August 16, 2008

Sketches of Spain

Talk about a false cognate: the word "mal" in Macedonian means small, while in Spanish it means bad. So it wasn't terribly surprising when the nice woman behind the counter in Granada raised an eyebrow when I asked for a bad ice cream. This kept happening to us. No longer possessing the acrobatic brain of a child, we apparently are only capable of handling one foreign language at a time. Sure, we both took Spanish for several years in high school and college, but we effectively TNT'd that tunnel shut when we started learning Macedonian. I could almost hear my synapses removing the rubble, searching for daylight, as we examined Spanish menus, deciphered street signs, and asked about bus tickets.

Following the wedding and our visit in Paris [see previous post below], Jillian and I caught an overnight train to Madrid to kick off a week-long tour of Andalusia, the southern region of Spain. As the train rumbled across the French countryside in the waning daylight, we made our way to the dining car and were delighted to find...three-dollar beers! Well, Toto, we certainly weren't in Paris anymore, where beers routinely cost eight bucks. After a surprisingly comfortable sleep as the train crossed through the Pyrenees and descended into the hot lowlands of Spain, we emerged from the train and began our week of tapas, history, and, oh yeah, tons of walking.

Briefly about Andalusia: its incredibly charming and unique character comes from the fact that it was ruled by Moorish Muslims for over five hundred years--in fact, Al-Andus (as it was called) was quite a wealthy and successful center of commerce and culture to the very end, when Ferdinand and Isabel completed the Reconquest and united Spain under a Catholic monarch. Today, Andalusia is largely defined by this incredible mix of Catholicism and Islam, Iberian and Moorish.

The sun was intense and the thermometer was pushing 100 degrees as we climbed the steep grade towards the hills overlooking Granada. It was so much warmer in Spain than it had been in France and, due to an absolute absence of clouds, incredibly bright. We pushed on, though, for our destination was the Alhambra, easily one of Spain's top attractions. Granada was the capital of Al-Andus for many centuries and toward the end of Moorish rule, the Alhambra was built as a centerpiece citadel and palace. Over five hundred years later, it did not disappoint.

The grounds were an exquisite mix of gardens and low-lying buildings of Islamic architecture. At the center was the Nasrid Palace, a wonderfully ornate and detailed structure. The contrast between what we saw here and the plethora of Catholic churches and monuments throughout the region could not have been greater. While the strength of Catholic decor lies in its depiction of people and events--saints, the stations of the cross, Mary, etc.--Islamic design feature no people. In fact, it's forbidden. In its place we found hand-carved murals with elaborate designs and script.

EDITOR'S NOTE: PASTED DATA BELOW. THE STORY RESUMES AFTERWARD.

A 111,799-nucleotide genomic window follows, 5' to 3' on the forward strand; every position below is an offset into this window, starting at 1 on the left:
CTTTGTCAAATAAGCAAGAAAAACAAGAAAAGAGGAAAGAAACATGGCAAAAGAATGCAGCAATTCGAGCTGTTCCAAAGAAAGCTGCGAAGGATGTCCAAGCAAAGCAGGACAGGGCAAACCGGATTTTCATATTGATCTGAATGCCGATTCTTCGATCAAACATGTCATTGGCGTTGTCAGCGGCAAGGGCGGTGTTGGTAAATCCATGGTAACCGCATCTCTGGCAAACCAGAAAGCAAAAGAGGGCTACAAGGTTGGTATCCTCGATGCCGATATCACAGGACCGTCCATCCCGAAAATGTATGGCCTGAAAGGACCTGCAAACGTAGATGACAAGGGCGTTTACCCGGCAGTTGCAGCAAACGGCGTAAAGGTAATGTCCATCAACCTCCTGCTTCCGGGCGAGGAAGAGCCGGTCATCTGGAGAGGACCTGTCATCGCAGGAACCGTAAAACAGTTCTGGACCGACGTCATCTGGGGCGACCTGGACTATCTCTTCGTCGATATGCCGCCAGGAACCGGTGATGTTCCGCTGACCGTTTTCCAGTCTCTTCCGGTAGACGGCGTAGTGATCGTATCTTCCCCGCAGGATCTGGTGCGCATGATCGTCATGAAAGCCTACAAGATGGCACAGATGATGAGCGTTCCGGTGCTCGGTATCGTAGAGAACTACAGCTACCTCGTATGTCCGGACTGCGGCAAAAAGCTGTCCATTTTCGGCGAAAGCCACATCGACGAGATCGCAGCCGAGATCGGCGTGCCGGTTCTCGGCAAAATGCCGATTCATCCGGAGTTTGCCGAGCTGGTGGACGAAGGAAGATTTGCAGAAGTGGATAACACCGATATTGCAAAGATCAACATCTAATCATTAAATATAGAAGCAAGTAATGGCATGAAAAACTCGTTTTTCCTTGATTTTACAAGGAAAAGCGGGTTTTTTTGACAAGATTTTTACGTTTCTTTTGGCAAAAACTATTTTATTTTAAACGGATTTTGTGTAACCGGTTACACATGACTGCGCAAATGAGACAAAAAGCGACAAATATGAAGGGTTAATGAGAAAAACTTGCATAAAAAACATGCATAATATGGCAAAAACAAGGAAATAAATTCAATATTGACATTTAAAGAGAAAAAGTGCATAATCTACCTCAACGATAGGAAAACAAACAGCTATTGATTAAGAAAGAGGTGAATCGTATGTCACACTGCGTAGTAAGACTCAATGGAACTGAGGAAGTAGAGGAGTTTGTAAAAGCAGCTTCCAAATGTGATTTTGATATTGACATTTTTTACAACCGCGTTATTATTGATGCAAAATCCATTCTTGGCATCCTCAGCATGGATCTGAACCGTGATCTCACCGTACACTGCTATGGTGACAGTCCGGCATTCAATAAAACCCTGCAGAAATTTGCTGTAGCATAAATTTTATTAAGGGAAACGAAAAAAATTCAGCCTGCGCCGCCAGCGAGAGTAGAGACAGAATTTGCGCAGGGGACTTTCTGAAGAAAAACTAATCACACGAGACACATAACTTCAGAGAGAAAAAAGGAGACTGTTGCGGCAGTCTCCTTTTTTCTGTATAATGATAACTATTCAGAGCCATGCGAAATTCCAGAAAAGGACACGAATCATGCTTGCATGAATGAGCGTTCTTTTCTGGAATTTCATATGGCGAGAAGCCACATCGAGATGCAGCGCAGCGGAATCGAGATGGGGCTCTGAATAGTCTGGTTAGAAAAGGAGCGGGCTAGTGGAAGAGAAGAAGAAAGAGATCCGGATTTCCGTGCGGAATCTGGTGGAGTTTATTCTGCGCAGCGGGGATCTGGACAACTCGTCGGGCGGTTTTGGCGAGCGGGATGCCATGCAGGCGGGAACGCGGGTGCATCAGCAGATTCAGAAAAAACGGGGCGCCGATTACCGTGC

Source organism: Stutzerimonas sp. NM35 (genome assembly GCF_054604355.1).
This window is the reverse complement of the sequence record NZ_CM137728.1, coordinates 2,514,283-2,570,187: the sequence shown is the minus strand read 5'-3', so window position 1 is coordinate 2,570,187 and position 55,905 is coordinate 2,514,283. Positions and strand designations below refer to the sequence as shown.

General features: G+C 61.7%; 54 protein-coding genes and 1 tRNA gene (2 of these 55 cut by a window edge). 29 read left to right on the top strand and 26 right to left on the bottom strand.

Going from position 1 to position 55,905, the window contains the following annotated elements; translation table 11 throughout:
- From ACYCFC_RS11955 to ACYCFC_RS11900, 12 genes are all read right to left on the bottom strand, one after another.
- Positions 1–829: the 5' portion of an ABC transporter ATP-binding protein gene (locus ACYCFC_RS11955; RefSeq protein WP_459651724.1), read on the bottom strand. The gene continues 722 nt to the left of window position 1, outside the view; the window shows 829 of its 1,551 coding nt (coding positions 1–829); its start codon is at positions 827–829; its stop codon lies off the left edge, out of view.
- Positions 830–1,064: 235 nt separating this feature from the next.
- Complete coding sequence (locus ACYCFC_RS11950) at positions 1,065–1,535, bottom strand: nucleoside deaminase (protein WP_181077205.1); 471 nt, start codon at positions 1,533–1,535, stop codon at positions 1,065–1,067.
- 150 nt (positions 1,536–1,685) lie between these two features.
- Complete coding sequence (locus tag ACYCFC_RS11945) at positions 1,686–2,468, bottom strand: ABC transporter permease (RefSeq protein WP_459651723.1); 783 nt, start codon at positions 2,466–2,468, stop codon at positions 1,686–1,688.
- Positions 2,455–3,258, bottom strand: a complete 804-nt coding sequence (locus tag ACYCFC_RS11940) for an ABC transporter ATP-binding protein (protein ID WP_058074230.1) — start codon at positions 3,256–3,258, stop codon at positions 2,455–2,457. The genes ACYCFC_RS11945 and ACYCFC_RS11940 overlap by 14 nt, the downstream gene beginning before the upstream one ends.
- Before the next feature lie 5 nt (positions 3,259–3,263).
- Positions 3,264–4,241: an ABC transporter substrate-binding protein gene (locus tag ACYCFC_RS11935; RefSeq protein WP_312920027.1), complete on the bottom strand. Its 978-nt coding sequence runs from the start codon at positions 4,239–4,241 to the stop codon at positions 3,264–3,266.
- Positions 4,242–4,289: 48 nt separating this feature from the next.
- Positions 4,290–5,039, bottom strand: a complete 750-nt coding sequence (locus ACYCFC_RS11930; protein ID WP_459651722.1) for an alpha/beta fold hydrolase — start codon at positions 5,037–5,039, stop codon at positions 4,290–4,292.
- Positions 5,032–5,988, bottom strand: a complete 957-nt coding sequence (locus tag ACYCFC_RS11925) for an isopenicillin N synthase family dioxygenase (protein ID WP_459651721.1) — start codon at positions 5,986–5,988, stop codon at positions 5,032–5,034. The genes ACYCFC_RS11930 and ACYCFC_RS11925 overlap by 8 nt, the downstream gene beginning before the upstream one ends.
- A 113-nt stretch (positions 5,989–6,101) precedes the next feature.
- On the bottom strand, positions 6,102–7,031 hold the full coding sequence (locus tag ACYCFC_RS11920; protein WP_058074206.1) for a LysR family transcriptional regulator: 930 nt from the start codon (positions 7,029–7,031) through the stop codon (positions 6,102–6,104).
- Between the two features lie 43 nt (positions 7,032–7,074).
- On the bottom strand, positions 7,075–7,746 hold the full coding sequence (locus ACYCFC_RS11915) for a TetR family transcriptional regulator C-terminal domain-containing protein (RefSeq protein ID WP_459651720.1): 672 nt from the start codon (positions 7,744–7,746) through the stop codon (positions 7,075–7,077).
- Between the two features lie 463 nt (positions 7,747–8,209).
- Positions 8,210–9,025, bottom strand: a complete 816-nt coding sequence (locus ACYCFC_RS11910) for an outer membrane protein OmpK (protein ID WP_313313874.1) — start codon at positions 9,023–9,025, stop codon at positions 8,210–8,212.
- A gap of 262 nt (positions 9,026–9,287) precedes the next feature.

Both pictures: Inside the Alhambra

From atop the Alhambra's fortress wall Granada can be seen in total. In the center of Granada sits a seeming impossibly large cathedral, as if a Catholic spaceship had descended upon the city (close encounters of the Word kind). Staring at this behemoth from the tower of a Moorish citadel only served to reinforce this religious and cultural juxtaposition and reminded us why Andalusia is so interesting.

A short distance from the cathedral is Granada's old Jewish quarter. Due to a relatively high degree of religious toleration during the Moorish period (as opposed to the Inquisition that followed the Reconquest), such neighborhoods are common throughout Andalusia. White-washed walls, confusingly narrow streets of cobblestone, and tiny, tucked away cafes made exploring these areas one of our favorite activities. In Sevilla, the largest city in the region, the Jewish quarter is impeccably kept up and every twist and turn in the streets seems to lead to another undiscovered square or plaza.

Also in Sevilla is a famous bullfighting ring. With all due respect to Ernest Hemingway and the romanticism surrounding this "sport," neither of us had any desire to take in a bullfight. Blindfold the matador, and maybe you'll get me in to see a fair fight. That being said, we had to see the ring. Situated beautifully along the river on Sevilla's main avenue, it really is romantic and dashing, painted in vibrant reds and yellows. Enormous posters advertise upcoming bullfights, the matadors' names announced largely.

Jillian outside the bullring, Plaza de Toros

Also in Sevilla

In addition to Sevilla and Granada, we also visited Cordoba, Toledo, and Madrid. Though technically not in Andalusia, Madrid and Toledo nonetheless pulsated with much of the same flair and history. Toledo, particularly, features a breathtaking old city built during Moorish rule. Along our trip we consumed as many tapas as possible and I think I ate about twenty bowls of gazpacho (by the end of the week, Jillian wouldn't let me order it).

It was a bit strange, but mostly really nice, being back in the west, where buses are clean and air-conditioned, where we were allowed to flush our toilet paper, where the streets weren't cluttered with litter, and where people wait patiently in line. Still, by week's end we were excited to get back to Macedonia (with Jillian's mother...they are touring Macedonia as I write this) and to start planning our school year activities and events.

[As always, many more pictures can be found by clicking on "Our Photos" on the right sidebar.]

Entrance to Old Toledo

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